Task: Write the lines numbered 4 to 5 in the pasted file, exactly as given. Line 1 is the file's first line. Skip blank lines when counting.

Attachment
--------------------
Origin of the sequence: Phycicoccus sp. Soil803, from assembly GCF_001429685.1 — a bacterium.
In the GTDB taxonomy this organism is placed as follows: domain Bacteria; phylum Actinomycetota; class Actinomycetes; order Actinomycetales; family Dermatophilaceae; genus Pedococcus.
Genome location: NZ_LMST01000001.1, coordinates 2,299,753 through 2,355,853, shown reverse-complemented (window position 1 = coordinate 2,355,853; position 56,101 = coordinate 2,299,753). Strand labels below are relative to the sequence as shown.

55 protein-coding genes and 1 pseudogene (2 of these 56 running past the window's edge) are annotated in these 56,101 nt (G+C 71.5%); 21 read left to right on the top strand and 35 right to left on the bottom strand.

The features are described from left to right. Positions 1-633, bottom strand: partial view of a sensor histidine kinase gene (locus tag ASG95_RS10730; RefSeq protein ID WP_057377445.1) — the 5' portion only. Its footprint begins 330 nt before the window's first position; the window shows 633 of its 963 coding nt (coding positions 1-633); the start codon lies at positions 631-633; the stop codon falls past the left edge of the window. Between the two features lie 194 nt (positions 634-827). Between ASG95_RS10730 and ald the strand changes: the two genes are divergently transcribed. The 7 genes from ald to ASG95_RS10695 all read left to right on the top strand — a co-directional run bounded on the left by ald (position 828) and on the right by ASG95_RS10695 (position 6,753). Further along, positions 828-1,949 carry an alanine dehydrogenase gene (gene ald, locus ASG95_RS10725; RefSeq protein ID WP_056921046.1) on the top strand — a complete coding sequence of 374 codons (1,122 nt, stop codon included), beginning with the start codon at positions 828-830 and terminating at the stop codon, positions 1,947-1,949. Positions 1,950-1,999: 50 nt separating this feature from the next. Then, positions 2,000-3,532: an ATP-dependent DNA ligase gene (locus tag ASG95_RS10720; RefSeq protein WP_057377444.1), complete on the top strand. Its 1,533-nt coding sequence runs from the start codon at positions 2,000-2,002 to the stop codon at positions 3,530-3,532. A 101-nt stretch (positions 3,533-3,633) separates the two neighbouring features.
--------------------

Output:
55 protein-coding genes and 1 pseudogene (2 of these 56 running past the window's edge) are annotated in these 56,101 nt (G+C 71.5%); 21 read left to right on the top strand and 35 right to left on the bottom strand.

The features are described from left to right. Positions 1-633, bottom strand: partial view of a sensor histidine kinase gene (locus tag ASG95_RS10730; RefSeq protein ID WP_057377445.1) — the 5' portion only. Its footprint begins 330 nt before the window's first position; the window shows 633 of its 963 coding nt (coding positions 1-633); the start codon lies at positions 631-633; the stop codon falls past the left edge of the window. Between the two features lie 194 nt (positions 634-827). Between ASG95_RS10730 and ald the strand changes: the two genes are divergently transcribed. The 7 genes from ald to ASG95_RS10695 all read left to right on the top strand — a co-directional run bounded on the left by ald (position 828) and on the right by ASG95_RS10695 (position 6,753). Further along, positions 828-1,949 carry an alanine dehydrogenase gene (gene ald, locus ASG95_RS10725; RefSeq protein ID WP_056921046.1) on the top strand — a complete coding sequence of 374 codons (1,122 nt, stop codon included), beginning with the start codon at positions 828-830 and terminating at the stop codon, positions 1,947-1,949. Positions 1,950-1,999: 50 nt separating this feature from the next. Then, positions 2,000-3,532: an ATP-dependent DNA ligase gene (locus tag ASG95_RS10720; RefSeq protein WP_057377444.1), complete on the top strand. Its 1,533-nt coding sequence runs from the start codon at positions 2,000-2,002 to the stop codon at positions 3,530-3,532. A 101-nt stretch (positions 3,533-3,633) separates the two neighbouring features.